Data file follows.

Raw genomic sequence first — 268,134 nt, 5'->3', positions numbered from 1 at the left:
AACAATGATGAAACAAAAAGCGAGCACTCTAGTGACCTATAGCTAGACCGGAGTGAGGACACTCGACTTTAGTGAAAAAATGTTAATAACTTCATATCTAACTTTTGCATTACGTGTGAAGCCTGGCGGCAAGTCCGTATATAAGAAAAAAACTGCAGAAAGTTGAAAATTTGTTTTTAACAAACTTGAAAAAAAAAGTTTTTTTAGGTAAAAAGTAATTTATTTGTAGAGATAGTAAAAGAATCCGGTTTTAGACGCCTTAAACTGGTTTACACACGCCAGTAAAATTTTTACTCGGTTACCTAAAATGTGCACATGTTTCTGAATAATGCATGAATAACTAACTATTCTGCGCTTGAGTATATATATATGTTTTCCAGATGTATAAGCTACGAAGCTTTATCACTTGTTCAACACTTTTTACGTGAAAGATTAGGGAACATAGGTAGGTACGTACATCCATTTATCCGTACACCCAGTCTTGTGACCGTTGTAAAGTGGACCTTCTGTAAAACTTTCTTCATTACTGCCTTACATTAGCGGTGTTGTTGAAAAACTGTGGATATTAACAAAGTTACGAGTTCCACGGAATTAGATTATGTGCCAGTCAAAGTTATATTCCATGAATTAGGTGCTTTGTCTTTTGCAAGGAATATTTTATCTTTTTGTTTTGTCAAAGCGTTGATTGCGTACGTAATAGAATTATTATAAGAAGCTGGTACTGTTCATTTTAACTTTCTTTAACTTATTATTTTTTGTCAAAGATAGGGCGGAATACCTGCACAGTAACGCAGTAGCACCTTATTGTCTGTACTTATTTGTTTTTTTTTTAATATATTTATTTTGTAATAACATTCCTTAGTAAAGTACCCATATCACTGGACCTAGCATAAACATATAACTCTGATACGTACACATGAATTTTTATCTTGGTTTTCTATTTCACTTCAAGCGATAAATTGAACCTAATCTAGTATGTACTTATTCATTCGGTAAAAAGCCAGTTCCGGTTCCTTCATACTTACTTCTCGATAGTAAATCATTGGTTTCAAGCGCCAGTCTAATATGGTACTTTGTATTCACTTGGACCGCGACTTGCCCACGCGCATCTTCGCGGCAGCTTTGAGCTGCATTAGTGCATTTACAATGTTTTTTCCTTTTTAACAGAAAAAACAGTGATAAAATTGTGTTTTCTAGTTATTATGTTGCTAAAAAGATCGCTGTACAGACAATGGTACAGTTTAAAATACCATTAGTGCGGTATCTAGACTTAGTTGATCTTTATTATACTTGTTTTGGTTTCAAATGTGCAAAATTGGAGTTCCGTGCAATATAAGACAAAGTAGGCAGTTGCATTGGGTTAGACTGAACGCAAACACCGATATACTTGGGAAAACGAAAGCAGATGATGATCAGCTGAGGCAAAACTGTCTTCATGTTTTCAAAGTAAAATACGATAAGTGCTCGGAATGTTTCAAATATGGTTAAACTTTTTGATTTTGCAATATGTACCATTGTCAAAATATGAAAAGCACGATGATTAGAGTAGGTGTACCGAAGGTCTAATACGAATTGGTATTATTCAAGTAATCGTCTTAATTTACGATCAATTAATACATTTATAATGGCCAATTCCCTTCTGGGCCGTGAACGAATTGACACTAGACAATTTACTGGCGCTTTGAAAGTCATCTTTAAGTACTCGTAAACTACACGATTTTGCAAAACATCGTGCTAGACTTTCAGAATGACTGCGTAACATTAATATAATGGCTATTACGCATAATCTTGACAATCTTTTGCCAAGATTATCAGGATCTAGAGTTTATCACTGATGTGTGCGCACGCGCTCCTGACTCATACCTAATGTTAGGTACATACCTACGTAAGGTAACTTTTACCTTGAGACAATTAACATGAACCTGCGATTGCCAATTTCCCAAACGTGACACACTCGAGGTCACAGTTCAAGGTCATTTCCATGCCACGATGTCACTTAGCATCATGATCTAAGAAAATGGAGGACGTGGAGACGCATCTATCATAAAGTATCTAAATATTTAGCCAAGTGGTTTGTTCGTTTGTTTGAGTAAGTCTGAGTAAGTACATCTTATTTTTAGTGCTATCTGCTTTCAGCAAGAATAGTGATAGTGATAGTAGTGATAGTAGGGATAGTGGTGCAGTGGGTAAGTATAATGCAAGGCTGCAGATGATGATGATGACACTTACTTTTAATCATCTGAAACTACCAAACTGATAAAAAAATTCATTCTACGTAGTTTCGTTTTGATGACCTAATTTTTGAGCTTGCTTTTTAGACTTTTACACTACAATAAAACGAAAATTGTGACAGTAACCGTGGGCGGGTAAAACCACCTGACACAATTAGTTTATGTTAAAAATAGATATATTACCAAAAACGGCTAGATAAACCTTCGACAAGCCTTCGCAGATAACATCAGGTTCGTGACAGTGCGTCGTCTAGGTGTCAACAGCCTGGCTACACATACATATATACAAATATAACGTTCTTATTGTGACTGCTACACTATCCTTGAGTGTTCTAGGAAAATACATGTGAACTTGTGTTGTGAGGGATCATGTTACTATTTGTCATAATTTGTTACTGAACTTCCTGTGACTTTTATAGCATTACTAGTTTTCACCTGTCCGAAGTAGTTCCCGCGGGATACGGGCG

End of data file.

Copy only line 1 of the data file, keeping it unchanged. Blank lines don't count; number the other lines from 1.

Raw genomic sequence first — 268,134 nt, 5'->3', positions numbered from 1 at the left: